Community//

Tips for Managing Workplace Conflict Remotely

Telecommuting has practically become the norm in the post-COVID world, but while this has arguably made things easier for employers and employees alike, it hasn’t completely eliminated workplace conflict. Granted, it has arguably cut down on it since many workers aren’t sharing the same space anymore, but there will always be the possibility of conflict whenever […]

The Thrive Global Community welcomes voices from many spheres on our open platform. We publish pieces as written by outside contributors with a wide range of opinions, which don’t necessarily reflect our own. Community stories are not commissioned by our editorial team and must meet our guidelines prior to being published.

Telecommuting has practically become the norm in the post-COVID world, but while this has arguably made things easier for employers and employees alike, it hasn’t completely eliminated workplace conflict. Granted, it has arguably cut down on it since many workers aren’t sharing the same space anymore, but there will always be the possibility of conflict whenever people need to work together, even if they don’t technically see each other. To make matters worse, telecommuting may make it less likely that management will be able to notice any conflict among their employees.

Whether you still manage employees on-site at your job or you communicate with them remotely, you will have to contend with workplace conflict. Here is what you can do when it happens with your remote employees.

Reach Out

When you have to manage remote employees, you also need to reach out to them regularly. This not only allows you to address any questions or concerns that they may have, but it gives them the chance to inform you of any conflicts they have with their coworkers. You don’t need to check in with your employees constantly, but a weekly email or phone call will suffice.

If you think there is any conflict among your employees that is affecting their job performance, contact them privately to find out if there is indeed a problem. Don’t be accusatory with your tone though; at this point, you’re simply reaching out and trying to smooth over any issues that might be present. Most of these cases come down to poor communication or a misunderstanding, things that are exacerbated by the communication barriers that telecommuting sometimes creates. Patiently speak to all parties involved in the conflict, and work with them to come to a resolution that benefits everyone.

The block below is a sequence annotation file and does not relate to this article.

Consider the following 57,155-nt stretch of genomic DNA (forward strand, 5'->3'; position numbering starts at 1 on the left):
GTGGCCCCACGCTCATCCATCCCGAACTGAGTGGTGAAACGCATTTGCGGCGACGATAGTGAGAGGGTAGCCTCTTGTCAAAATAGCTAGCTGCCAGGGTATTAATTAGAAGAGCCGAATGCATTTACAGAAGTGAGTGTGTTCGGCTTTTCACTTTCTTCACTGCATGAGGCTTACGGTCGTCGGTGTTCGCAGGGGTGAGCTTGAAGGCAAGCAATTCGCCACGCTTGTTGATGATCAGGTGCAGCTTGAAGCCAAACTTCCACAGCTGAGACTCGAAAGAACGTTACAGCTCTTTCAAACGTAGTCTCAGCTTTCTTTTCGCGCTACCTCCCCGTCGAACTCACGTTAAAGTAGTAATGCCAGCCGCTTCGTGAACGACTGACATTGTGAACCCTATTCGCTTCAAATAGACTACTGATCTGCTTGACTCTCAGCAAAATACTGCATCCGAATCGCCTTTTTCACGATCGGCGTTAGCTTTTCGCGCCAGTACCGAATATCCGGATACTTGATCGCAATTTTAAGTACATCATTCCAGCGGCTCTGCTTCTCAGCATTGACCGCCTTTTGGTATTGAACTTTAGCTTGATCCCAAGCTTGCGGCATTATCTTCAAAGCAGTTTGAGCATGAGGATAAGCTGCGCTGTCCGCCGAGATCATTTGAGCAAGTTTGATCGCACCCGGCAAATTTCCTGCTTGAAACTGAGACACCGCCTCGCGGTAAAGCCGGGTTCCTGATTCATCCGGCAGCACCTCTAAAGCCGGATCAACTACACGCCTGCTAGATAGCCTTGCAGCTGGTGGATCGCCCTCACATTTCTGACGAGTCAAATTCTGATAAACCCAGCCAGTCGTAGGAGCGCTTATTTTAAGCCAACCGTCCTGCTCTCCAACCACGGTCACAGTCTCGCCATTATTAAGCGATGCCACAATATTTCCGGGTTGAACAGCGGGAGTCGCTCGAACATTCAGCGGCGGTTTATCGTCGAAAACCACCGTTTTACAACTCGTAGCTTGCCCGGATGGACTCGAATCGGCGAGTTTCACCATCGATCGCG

Set Ground Rules

The best way to avoid workplace conflict within a team is to stop it before it can happen, and the best way to do that is to set some clear ground rules with your team. Your team is likely all in different locations, but they all have important tasks to complete. A set of rules that applies to everyone will ensure that they will all be treated equally, which will keep you all on the same page whether you share office space or not.

Share your comments below. Please read our commenting guidelines before posting. If you have a concern about a comment, report it here.

You might also like...

Community//

The Misconceptions and Benefits of Effectively Managing Remote Employees

by Sandy Slager
Community//

Knock out COVID-19: 9 Tips To Manage Your Remote Startup Team Efficiently

by Maksym Babych
Community//

Causes of stress in remote workplaces and how to deal with them

by Menna Shalaby

Sign up for the Thrive Global newsletter

Will be used in accordance with our privacy policy.

Thrive Global
People look for retreats for themselves, in the country, by the coast, or in the hills . . . There is nowhere that a person can find a more peaceful and trouble-free retreat than in his own mind. . . . So constantly give yourself this retreat, and renew yourself.

- MARCUS AURELIUS

We use cookies on our site to give you the best experience possible. By continuing to browse the site, you agree to this use. For more information on how we use cookies, see our Privacy Policy.